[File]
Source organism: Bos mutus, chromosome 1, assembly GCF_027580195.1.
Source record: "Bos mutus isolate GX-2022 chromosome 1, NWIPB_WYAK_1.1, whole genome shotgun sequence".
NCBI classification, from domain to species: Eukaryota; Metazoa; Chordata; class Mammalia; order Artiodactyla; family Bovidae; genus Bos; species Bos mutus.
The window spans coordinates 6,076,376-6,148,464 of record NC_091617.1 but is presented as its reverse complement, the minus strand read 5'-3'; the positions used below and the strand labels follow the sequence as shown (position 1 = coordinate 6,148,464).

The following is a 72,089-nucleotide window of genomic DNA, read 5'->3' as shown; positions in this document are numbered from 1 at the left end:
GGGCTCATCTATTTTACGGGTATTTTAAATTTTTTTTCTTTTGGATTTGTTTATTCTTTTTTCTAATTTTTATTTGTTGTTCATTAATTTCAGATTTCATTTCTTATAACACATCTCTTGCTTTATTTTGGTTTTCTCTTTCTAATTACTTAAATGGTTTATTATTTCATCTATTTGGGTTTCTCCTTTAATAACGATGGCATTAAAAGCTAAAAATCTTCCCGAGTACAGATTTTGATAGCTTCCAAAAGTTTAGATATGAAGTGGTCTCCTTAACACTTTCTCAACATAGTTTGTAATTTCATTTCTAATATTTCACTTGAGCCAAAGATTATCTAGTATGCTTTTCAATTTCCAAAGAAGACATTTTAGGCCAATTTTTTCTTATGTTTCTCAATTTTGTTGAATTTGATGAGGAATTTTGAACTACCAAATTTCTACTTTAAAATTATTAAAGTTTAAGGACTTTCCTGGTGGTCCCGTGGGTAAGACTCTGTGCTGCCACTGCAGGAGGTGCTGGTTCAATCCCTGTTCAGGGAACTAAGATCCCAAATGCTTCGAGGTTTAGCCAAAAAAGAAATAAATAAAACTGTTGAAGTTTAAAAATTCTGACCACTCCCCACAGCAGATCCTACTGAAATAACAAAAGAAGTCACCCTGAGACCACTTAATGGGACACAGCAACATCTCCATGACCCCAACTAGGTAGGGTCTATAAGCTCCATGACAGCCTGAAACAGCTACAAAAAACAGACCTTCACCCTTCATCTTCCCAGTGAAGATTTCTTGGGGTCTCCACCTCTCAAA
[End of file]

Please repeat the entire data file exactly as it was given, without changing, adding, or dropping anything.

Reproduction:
Source organism: Bos mutus, chromosome 1, assembly GCF_027580195.1.
Source record: "Bos mutus isolate GX-2022 chromosome 1, NWIPB_WYAK_1.1, whole genome shotgun sequence".
NCBI classification, from domain to species: Eukaryota; Metazoa; Chordata; class Mammalia; order Artiodactyla; family Bovidae; genus Bos; species Bos mutus.
The window spans coordinates 6,076,376-6,148,464 of record NC_091617.1 but is presented as its reverse complement, the minus strand read 5'-3'; the positions used below and the strand labels follow the sequence as shown (position 1 = coordinate 6,148,464).

The following is a 72,089-nucleotide window of genomic DNA, read 5'->3' as shown; positions in this document are numbered from 1 at the left end:
GGGCTCATCTATTTTACGGGTATTTTAAATTTTTTTTCTTTTGGATTTGTTTATTCTTTTTTCTAATTTTTATTTGTTGTTCATTAATTTCAGATTTCATTTCTTATAACACATCTCTTGCTTTATTTTGGTTTTCTCTTTCTAATTACTTAAATGGTTTATTATTTCATCTATTTGGGTTTCTCCTTTAATAACGATGGCATTAAAAGCTAAAAATCTTCCCGAGTACAGATTTTGATAGCTTCCAAAAGTTTAGATATGAAGTGGTCTCCTTAACACTTTCTCAACATAGTTTGTAATTTCATTTCTAATATTTCACTTGAGCCAAAGATTATCTAGTATGCTTTTCAATTTCCAAAGAAGACATTTTAGGCCAATTTTTTCTTATGTTTCTCAATTTTGTTGAATTTGATGAGGAATTTTGAACTACCAAATTTCTACTTTAAAATTATTAAAGTTTAAGGACTTTCCTGGTGGTCCCGTGGGTAAGACTCTGTGCTGCCACTGCAGGAGGTGCTGGTTCAATCCCTGTTCAGGGAACTAAGATCCCAAATGCTTCGAGGTTTAGCCAAAAAAGAAATAAATAAAACTGTTGAAGTTTAAAAATTCTGACCACTCCCCACAGCAGATCCTACTGAAATAACAAAAGAAGTCACCCTGAGACCACTTAATGGGACACAGCAACATCTCCATGACCCCAACTAGGTAGGGTCTATAAGCTCCATGACAGCCTGAAACAGCTACAAAAAACAGACCTTCACCCTTCATCTTCCCAGTGAAGATTTCTTGGGGTCTCCACCTCTCAAA